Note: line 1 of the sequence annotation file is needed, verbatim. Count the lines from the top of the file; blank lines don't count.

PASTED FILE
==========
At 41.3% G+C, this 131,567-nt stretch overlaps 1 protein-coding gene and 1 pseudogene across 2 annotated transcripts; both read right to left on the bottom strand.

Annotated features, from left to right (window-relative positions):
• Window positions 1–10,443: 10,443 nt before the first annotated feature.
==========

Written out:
At 41.3% G+C, this 131,567-nt stretch overlaps 1 protein-coding gene and 1 pseudogene across 2 annotated transcripts; both read right to left on the bottom strand.